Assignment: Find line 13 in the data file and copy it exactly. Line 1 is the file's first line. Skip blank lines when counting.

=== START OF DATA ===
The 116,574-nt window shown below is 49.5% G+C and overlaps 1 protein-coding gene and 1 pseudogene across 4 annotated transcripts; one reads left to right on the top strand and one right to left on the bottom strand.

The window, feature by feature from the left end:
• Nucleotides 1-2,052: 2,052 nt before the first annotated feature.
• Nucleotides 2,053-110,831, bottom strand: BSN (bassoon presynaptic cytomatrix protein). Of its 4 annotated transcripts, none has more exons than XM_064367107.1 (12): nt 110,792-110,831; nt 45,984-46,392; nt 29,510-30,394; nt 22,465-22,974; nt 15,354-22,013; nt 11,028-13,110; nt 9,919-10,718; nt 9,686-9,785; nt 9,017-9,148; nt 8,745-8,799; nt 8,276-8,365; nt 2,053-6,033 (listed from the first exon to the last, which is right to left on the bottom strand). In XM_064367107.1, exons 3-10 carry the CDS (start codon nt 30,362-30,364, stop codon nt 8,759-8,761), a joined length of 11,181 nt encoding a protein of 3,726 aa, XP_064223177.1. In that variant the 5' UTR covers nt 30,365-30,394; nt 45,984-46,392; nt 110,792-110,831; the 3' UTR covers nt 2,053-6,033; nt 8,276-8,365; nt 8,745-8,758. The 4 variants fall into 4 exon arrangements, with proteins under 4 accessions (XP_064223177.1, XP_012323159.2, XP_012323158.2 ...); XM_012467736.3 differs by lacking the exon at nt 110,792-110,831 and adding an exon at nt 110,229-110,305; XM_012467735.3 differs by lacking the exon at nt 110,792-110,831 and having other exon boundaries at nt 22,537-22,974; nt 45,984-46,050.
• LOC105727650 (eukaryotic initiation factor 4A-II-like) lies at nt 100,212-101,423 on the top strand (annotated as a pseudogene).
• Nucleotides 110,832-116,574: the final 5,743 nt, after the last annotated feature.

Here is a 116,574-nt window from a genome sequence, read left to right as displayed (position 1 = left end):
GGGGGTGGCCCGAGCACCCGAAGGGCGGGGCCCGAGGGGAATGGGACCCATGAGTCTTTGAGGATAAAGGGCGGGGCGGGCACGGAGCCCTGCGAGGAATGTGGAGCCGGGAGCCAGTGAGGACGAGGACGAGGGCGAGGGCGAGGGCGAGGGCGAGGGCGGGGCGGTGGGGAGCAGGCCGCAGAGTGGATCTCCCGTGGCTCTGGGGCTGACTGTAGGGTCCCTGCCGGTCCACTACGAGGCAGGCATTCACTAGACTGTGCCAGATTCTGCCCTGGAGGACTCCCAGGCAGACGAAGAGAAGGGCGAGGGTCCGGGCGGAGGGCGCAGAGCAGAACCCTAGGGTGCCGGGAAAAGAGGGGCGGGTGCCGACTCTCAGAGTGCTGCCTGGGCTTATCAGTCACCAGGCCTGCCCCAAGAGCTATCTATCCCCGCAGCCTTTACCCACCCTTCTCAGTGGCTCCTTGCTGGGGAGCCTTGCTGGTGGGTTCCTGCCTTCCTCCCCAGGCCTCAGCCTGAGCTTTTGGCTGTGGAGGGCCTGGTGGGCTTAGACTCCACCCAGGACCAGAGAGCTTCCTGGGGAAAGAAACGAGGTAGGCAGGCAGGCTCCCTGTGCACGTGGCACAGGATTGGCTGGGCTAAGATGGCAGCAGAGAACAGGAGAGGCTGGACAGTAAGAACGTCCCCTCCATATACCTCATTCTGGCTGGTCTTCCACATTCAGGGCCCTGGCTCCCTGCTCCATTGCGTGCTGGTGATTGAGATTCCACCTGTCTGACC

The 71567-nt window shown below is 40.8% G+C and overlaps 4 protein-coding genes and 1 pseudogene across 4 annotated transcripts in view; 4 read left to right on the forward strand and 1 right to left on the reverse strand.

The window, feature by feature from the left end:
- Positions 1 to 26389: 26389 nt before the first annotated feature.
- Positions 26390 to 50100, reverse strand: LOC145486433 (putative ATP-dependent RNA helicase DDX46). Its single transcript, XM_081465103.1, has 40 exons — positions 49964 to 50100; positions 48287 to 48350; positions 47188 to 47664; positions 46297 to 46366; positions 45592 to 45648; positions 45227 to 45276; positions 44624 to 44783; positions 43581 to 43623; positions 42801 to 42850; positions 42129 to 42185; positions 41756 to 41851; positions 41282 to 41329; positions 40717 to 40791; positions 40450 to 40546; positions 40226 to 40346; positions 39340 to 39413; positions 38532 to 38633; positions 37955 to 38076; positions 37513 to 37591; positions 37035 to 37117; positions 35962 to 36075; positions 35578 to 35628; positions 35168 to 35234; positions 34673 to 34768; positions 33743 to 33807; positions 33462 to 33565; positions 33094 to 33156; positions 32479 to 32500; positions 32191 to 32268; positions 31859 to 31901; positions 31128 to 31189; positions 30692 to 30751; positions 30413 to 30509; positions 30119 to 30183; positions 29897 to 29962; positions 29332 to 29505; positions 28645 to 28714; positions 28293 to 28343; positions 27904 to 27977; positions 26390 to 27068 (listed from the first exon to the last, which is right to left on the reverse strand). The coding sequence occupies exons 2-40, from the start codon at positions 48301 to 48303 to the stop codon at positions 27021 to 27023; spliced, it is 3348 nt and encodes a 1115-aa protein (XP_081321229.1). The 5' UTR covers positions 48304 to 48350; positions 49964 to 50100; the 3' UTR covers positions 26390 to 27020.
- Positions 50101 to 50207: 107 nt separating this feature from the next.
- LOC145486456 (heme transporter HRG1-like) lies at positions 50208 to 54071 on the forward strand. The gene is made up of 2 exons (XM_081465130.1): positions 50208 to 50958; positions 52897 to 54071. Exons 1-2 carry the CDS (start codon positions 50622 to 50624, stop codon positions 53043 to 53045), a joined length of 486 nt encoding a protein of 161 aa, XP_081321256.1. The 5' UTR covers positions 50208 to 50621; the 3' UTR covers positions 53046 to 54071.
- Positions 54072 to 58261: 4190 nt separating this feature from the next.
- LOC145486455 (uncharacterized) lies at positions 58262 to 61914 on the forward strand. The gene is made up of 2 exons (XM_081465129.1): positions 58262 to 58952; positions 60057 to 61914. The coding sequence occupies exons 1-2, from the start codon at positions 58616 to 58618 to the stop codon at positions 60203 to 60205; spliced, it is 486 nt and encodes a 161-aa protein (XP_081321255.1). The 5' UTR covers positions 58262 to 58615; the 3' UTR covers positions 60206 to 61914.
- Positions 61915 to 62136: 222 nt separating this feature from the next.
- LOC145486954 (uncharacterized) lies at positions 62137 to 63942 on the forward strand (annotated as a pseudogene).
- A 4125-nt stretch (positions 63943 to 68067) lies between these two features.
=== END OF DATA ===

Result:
- Positions 50101 to 50207: 107 nt separating this feature from the next.